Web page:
on the meadows of the Meuse. The flooded river flowed round the dark
pines. At night one could hear the water roaring under the bridges.
The château, which had been a hospital since the beginning of the war,
reeked with ether and iodoform; pasty-faced, tired attendants unloaded
mud, cloth, bandages, and blood that turned out to be human beings;
an over-wrought doctor-in-chief screamed contradictory orders at
everybody, and flared into crises of hysterical rage.

Ambulance after ambulance came from the lines full of clients; kindly
hands pulled out the stretchers, and bore them to the wash-room. This
was in the cellar of the dove-cote, in a kind of salt-shaker turret.
_Snip, snap_ went the scissors of the _brancardiers_, who looked after
the bath,--good souls these two; the uniforms were slit from mangled
limbs. The wounded lay naked in their stretchers while the attendant
daubed them with a hot soapy sponge; the blood ran from their wounds
through the stretcher to the floor, and seeped into the cracks of the
stones. A lean, bearded man, closed his eyes over the agony of his
opened entrails and died there. I thought of Henner's dead Christ.

Outside, mingling with the roaring of the river, came the great,
terrible drumming of the bombardment. An endless file of troops were
passing down the great road. Night came on. Our ambulances were in
a little side street at right angles to the great road; their lamps
flares beat fiercely on a little section of the great highway.
Suddenly, plunging out of the darkness into the intense radiance of
the acetylene beams, came a battery of 75's, the helmeted men leaning
over on the horses, the guns rattling and the harness clanking, a swift
picture of movement that plunged again into darkness. And with the
darkness, the whole horizon became brilliant with cannon fire.


We were well within the horseshoe of German fire that surrounded the
French lines. It was between midnight and one o'clock, the sky was deep
and clear, with big ice-blue winter stars. We halted at a certain road
to wait our chance to deliver our wounded. It was a _mêlée_ of beams of
light, of voices, of obscure motions, sounds. Refugees went by, decent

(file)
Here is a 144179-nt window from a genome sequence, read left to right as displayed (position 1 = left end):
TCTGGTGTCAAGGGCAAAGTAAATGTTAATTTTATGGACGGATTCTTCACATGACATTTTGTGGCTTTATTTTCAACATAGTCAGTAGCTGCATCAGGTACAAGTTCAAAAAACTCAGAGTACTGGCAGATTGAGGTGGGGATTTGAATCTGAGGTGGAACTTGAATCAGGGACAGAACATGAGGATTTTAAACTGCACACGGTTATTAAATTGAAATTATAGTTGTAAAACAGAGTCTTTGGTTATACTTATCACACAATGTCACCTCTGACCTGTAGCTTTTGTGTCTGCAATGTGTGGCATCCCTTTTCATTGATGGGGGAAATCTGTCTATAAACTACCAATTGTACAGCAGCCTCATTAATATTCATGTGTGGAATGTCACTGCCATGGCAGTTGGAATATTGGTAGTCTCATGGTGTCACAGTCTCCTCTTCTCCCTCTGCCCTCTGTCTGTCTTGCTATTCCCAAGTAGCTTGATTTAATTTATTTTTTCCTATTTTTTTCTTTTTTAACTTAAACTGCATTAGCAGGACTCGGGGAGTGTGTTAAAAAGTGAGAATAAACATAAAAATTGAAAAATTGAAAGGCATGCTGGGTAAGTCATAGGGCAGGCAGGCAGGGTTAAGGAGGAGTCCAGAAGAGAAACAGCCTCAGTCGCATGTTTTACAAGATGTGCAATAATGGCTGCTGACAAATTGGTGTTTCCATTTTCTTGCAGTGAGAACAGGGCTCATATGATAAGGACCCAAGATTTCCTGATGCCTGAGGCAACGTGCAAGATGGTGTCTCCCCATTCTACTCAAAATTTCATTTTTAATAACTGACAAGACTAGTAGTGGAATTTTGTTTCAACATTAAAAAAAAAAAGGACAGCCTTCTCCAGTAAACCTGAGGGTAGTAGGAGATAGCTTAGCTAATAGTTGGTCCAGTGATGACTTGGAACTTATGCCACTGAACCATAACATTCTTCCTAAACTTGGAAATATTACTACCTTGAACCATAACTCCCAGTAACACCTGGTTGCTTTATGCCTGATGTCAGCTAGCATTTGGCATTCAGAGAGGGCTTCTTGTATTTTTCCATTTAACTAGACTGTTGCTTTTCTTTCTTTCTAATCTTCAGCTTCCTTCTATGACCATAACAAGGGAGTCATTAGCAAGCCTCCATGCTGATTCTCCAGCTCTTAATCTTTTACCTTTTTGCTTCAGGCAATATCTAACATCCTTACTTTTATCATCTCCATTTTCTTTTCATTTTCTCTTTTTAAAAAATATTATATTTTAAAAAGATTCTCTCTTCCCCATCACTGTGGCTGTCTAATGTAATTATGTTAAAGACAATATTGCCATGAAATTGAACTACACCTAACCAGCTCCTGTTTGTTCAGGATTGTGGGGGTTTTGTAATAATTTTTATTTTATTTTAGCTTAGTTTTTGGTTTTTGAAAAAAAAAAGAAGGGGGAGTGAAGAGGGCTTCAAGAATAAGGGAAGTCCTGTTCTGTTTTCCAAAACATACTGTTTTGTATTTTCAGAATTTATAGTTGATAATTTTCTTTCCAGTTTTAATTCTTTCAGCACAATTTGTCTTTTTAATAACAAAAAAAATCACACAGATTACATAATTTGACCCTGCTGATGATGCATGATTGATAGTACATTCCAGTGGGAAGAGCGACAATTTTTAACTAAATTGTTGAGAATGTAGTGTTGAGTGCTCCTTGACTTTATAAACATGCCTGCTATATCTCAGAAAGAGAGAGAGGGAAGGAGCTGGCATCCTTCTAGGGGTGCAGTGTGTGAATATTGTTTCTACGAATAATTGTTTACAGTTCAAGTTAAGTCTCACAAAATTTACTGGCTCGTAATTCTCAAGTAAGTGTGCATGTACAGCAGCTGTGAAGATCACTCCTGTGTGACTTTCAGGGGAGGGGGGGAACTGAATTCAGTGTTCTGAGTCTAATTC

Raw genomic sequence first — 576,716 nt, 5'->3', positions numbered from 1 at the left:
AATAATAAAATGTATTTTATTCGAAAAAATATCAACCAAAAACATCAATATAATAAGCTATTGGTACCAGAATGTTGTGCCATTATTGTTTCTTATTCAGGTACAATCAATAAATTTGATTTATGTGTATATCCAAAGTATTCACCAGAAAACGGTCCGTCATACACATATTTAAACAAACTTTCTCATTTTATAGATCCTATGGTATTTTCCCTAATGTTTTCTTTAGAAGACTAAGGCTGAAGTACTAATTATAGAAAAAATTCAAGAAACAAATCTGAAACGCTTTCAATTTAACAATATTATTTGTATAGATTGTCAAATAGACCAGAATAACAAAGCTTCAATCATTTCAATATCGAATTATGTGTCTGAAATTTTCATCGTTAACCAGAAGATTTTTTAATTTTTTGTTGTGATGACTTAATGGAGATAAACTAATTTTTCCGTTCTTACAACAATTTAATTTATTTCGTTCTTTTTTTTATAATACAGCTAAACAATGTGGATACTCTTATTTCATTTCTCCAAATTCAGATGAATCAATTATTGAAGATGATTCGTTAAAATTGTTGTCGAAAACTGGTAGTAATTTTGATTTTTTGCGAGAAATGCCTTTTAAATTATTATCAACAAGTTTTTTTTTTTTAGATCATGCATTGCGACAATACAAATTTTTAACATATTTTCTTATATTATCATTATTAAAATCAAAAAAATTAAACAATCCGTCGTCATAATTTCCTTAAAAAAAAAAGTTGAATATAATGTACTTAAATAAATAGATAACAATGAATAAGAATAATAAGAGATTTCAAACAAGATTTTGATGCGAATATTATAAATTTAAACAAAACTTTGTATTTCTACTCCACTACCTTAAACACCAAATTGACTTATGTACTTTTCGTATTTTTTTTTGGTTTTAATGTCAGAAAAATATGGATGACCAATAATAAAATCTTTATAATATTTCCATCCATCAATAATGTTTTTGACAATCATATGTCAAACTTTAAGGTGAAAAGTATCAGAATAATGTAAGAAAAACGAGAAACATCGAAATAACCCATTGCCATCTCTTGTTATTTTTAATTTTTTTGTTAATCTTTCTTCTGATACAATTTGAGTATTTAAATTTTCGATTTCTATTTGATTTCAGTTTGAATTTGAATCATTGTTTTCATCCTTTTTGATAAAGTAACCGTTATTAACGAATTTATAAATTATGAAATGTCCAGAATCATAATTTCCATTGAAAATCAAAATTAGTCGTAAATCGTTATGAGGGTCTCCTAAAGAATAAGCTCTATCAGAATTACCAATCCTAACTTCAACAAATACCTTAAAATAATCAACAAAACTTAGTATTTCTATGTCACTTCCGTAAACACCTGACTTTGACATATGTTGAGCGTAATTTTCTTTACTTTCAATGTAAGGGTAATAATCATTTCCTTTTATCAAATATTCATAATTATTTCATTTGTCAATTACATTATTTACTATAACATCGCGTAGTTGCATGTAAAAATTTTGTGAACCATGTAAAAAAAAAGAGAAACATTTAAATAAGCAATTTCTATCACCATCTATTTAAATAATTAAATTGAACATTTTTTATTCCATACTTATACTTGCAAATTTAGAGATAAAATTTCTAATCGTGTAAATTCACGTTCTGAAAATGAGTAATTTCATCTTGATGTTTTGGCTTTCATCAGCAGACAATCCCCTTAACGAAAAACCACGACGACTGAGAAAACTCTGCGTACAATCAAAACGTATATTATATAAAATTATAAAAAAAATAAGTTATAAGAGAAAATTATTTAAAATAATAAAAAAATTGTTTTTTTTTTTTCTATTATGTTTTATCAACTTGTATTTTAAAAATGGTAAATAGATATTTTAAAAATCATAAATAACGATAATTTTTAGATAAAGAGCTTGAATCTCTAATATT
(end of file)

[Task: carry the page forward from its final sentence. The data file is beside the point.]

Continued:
people in black, the women being escorted by a soldier. One saw sad,
harassed faces. A woman came out of the turmoil, carrying a cat in a
canary cage; the animal swept the gilded bars with curved claws, and
its eyes shone black and crazily. Others went by pushing baby carriages
full to the brim with knick-knacks and packages. Some pushed a kind of
barrow. At the very edge of earth and sky was a kind of violet-white
inferno, the thousand finger-like jabs of the artillery shot unceasing
to the stars, the great semi-circular auréole flares of the shorter
pieces were seen a hundred times a minute. Over the moorland came a
terrible roaring such as a river might make tumbling through some
subterranean abyss. A few miles below, a dull, ruddy smouldering in the
sky told of fires in Verdun. The morning clouded over, the dawn brought
snow. Even in the daytime the great cannon flashes could be seen in the
low, brownish snow-clouds.

On the way to M., two horses that had died of exhaustion lay in a
frozen ditch. Ravens, driven from their repast by the storm, cawed
hungrily in the trees.


We slept in the loft of one of the buildings that formed the left wing
of the courtyard of the castle. To enter it, we had to pass through a
kind of lumber-room on the ground floor in which the hospital coffins
were kept. Above was a great, dim loft, rich in a greasy, stably smell,
a smell of horses and sweaty leather, the odor of a dirty harness room.
At the end of the room, on a kind of raised platform, was the straw in
which we lay; a crazy, sagging shelf, covered with oily dust, bundles
of clothes, knapsacks, books, candle ends, and steel helmets, ran
along the wall over our heads. All night long, the horses underneath
us squealed, pounded, and kicked. I see in the lilac dawn of a winter
morning the yellow light of an officer's lantern, and hear the call,
"Up, boys--there's a call to B." The bundles in the dirty blankets
groan; unshaven, unwashed faces turn tired eyes to the lantern; some,
completely worn out, lie in a kind of sleepy stupor. A wicked screaming
whistle passes over our heads, and the shell, bursting on a near-by
location, startles the dawn.

The snow begins to fall again. The river has fallen, and the air is
sickish with the dank smell of the uncovered meadows. A regiment on
the way to the front has encamped just beyond the hospital. The men
are trying to build little shelters. A handful of fagots is blazing in
the angle of two walls; a handful of grave-faced men stand round it,